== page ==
What exactly causes the alpha effect, however, is a subject of dispute. Stefani’s model indicates that the Tayler instability is partly responsible for this. The researchers consider the most plausible scenario to be one in which a classic solar dynamo is combined with the modulations excited by the planets. «Then the Sun would be a completely ordinary, older star whose dynamo cycle, however, is synchronized by the tides,» summarized Stefani. «The great thing about our new model is that we are now easily able to explain effects that were previously difficult to model, such as ‘false’ helicities, as observed with sunspots, or the well-known double peak in the Sun’s activity curve.»

Besides influencing the 11-year cycle, planetary tidal forces may also have other effects on the Sun. For example, it is also conceivable that they change the stratification of the plasma in the transition region between the interior radiative zone and the outer convection zone of the Sun (the tachocline) in such a way that the magnetic flux can be conducted more easily. Under those conditions, the magnitude of activity cycles could also be changed, as was once the case with the Maunder Minimum, when there was a strong decline in solar activity for a longer phase.

In the long term, a more precise model of the solar dynamo would help scientists to quantify climate-relevant processes such as space weather more effectively, and perhaps even to improve climate predictions one day. The new model calculations also mean that, besides tidal forces, potentially other, hitherto neglected mechanisms would have to be integrated into the solar dynamo theory, mechanisms with weak forces that can nevertheless — as researchers now know — have a major impact. To be able to investigate this fundamental question in the laboratory, too, the researchers are currently setting up a new liquid metal experiment at HZDR.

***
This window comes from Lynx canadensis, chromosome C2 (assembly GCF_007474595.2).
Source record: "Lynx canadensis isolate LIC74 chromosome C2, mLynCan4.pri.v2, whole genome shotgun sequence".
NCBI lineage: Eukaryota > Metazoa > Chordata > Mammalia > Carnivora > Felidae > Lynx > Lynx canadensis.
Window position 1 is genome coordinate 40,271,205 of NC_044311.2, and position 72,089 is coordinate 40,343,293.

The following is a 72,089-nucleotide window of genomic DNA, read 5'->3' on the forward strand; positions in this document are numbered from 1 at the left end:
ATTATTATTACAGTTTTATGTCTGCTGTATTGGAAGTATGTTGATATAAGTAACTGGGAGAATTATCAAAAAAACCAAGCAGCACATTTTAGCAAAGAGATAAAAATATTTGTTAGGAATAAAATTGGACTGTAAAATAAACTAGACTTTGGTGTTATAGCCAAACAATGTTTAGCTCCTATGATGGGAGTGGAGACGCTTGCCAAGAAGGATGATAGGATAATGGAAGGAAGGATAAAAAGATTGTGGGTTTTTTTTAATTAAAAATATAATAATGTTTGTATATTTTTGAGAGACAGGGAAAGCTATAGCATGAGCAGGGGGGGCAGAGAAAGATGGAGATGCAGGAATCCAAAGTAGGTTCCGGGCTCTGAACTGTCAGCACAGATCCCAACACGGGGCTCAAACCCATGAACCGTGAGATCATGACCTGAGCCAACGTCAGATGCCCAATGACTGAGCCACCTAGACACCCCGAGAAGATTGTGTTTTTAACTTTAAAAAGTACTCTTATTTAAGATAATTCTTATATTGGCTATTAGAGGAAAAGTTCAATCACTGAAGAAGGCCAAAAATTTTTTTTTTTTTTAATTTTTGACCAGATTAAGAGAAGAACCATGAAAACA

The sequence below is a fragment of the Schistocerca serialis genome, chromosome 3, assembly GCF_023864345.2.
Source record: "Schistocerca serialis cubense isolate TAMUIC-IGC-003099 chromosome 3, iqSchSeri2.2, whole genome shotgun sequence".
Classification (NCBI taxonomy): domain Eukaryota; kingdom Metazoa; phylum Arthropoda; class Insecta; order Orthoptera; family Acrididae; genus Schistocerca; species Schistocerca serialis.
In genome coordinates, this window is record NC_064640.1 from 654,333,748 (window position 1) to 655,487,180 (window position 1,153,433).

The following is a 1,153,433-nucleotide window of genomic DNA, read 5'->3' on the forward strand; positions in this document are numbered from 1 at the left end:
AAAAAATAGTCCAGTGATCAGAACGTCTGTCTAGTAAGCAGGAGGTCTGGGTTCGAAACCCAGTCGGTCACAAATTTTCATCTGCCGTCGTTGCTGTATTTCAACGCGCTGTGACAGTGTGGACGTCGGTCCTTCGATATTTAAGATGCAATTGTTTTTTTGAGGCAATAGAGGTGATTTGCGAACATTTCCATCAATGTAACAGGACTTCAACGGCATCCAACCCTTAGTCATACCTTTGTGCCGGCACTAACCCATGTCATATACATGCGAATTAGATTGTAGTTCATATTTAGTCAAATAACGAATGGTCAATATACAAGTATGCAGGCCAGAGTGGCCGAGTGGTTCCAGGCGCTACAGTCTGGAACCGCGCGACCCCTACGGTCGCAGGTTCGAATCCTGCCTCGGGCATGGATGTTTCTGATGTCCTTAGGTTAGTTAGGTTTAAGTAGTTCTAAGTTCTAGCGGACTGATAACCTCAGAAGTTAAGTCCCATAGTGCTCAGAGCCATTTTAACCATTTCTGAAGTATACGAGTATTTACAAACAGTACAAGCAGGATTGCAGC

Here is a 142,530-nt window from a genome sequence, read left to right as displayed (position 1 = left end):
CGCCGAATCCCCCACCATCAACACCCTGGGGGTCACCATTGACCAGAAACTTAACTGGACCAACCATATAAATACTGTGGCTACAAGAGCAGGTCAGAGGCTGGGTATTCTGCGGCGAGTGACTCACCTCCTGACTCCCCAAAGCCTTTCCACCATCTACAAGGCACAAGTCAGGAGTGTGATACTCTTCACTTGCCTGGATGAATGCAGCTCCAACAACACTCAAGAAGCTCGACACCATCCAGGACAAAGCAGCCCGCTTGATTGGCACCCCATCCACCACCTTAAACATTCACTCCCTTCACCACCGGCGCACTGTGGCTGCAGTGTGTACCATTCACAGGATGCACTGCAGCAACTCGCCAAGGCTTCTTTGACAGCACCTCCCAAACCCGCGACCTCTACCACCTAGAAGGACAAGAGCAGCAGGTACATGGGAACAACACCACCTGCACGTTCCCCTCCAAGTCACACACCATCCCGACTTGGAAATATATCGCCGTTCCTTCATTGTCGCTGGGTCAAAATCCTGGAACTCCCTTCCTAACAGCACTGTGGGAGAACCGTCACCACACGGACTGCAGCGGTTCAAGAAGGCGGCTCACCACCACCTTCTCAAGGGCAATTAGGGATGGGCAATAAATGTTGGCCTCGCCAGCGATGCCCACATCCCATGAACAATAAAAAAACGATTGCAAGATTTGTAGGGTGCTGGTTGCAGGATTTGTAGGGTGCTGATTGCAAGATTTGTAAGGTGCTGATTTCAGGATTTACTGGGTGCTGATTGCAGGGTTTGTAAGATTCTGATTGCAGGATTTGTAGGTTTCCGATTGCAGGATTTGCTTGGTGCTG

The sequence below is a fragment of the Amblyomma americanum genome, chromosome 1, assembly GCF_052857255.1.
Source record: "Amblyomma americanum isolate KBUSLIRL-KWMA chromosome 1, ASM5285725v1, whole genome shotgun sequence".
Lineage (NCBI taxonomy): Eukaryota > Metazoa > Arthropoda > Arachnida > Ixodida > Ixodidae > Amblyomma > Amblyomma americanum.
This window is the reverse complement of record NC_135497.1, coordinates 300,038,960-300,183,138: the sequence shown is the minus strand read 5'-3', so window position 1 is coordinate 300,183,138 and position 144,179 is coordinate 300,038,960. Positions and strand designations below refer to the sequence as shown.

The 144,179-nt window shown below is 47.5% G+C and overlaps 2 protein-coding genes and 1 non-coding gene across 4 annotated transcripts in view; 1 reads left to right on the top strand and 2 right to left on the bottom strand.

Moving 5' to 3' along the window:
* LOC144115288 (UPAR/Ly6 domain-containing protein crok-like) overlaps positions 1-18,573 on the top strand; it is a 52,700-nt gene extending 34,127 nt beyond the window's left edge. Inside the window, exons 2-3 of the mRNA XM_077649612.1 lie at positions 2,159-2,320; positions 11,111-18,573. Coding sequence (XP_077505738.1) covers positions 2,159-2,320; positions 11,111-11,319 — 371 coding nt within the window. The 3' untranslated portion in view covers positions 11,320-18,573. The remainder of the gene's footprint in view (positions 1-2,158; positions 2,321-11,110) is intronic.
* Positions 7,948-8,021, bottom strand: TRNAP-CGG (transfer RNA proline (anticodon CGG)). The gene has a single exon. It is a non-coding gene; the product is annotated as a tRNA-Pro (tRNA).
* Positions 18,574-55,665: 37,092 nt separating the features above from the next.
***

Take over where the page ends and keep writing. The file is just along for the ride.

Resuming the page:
Source: Helmholtz-Zentrum Dresden-Rossendorf [May 27, 2019]



Exploring the origins of the apple

Recent archaeological finds of ancient preserved apple seeds across Europe and West Asia combined with historical, paleontological, and recently published genetic data are presenting a fascinating new narrative for one of our most familiar fruits. In this study, Robert Spengler of the Max Planck Institute for the Science of Human History traces the history of the apple from its wild origins, noting that it was originally spread by ancient megafauna and later as a process of trade along the Silk Road. These processes allowed for the development of the varieties that we know today.

Exploring the origins of the apple
The wild apples in the Tien Shan Mountains represent the main ancestral population for our modern apple.
These trees produce large fruits, which are often red when ripe and have a varying array of flavors. These